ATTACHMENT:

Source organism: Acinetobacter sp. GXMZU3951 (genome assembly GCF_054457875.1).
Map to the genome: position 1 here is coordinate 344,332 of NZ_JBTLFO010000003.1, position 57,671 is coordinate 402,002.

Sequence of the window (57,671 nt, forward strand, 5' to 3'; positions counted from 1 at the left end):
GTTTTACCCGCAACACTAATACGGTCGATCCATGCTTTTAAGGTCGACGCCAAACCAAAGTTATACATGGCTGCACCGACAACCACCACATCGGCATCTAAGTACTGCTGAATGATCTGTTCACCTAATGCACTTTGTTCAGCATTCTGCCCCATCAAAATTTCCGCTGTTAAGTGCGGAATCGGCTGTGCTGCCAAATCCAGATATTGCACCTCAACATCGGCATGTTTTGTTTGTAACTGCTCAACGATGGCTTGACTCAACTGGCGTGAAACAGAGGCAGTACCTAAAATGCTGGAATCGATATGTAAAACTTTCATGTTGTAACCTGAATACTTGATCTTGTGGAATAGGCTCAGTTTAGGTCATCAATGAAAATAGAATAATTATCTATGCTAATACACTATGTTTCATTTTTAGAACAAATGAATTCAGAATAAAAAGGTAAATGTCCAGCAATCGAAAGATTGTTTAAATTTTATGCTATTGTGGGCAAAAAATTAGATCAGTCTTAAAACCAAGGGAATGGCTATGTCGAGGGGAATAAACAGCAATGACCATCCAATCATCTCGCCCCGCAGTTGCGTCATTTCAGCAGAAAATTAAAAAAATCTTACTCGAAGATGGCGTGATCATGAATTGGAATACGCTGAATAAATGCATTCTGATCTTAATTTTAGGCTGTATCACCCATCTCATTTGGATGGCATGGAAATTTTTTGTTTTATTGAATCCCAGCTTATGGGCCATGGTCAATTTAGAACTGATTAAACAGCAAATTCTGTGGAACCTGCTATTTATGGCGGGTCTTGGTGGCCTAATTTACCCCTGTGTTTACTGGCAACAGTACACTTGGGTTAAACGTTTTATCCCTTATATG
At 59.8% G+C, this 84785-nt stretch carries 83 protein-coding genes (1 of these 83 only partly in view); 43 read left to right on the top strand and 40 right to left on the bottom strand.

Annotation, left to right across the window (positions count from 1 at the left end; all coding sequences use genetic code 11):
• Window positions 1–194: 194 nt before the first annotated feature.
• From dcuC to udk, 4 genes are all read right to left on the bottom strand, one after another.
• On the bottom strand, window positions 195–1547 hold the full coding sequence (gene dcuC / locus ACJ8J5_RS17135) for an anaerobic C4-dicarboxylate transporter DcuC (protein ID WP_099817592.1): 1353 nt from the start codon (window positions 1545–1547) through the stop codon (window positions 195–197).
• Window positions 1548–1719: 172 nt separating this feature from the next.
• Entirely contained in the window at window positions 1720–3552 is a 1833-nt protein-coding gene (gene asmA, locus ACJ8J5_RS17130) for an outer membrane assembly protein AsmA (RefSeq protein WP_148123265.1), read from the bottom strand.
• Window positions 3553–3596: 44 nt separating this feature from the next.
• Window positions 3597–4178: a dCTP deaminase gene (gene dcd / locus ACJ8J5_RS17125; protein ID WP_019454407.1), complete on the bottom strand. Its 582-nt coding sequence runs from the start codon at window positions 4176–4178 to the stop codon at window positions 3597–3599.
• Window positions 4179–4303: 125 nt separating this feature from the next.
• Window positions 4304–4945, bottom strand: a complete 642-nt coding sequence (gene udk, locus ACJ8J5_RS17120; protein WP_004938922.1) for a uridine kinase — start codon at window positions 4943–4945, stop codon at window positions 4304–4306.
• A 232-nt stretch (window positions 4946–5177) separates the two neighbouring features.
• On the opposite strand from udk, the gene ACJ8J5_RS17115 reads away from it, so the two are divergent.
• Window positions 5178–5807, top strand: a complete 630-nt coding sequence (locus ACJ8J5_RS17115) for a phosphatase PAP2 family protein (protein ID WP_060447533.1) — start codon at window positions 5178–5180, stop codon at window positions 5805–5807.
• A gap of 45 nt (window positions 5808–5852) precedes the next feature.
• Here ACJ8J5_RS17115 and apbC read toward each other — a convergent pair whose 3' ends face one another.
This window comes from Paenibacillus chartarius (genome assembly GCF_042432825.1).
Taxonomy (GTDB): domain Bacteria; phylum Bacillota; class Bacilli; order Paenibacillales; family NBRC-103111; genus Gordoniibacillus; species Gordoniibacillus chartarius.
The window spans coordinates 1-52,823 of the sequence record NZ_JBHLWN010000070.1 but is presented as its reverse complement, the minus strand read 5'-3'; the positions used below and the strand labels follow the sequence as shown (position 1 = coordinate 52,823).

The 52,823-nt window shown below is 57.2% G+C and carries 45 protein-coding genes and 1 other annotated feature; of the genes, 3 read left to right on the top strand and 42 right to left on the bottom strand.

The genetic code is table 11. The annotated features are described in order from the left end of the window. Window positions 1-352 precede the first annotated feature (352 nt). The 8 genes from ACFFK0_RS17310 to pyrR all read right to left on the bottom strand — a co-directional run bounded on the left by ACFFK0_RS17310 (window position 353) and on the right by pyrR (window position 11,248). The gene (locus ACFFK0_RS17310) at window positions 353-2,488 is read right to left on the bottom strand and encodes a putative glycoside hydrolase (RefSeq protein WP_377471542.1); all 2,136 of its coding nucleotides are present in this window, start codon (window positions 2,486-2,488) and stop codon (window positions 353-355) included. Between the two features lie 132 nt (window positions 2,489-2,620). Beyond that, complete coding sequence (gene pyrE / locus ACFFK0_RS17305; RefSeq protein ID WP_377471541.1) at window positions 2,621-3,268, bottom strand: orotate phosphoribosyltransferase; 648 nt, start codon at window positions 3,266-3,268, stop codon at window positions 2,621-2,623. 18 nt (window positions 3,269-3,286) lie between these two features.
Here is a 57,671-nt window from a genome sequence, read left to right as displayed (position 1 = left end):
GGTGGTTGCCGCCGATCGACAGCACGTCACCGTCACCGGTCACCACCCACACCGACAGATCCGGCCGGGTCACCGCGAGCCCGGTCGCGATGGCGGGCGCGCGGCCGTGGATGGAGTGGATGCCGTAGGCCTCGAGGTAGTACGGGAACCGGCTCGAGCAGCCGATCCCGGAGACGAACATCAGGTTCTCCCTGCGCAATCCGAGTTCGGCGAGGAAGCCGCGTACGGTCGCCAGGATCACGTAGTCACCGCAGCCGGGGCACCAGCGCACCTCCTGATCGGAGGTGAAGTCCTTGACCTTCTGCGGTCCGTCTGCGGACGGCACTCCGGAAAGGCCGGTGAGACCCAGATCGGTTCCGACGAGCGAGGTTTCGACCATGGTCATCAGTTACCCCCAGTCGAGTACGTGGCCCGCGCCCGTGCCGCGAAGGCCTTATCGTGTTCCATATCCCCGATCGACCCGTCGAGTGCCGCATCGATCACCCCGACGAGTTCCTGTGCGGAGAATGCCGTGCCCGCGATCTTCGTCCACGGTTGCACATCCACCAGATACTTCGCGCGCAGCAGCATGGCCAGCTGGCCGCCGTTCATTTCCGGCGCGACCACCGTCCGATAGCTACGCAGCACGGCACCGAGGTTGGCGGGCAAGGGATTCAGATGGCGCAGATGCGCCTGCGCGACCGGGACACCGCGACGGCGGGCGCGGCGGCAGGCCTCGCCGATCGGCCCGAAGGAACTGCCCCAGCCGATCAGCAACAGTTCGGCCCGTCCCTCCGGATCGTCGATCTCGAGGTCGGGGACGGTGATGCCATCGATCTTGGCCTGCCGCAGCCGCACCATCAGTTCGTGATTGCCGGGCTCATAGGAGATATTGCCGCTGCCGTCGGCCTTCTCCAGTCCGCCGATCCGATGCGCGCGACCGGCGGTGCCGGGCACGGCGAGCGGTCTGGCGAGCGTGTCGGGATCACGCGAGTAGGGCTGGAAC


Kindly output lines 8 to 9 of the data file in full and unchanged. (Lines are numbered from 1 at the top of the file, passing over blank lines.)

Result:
• From dcuC to udk, 4 genes are all read right to left on the bottom strand, one after another.
• On the bottom strand, window positions 195–1547 hold the full coding sequence (gene dcuC / locus ACJ8J5_RS17135) for an anaerobic C4-dicarboxylate transporter DcuC (protein ID WP_099817592.1): 1353 nt from the start codon (window positions 1545–1547) through the stop codon (window positions 195–197).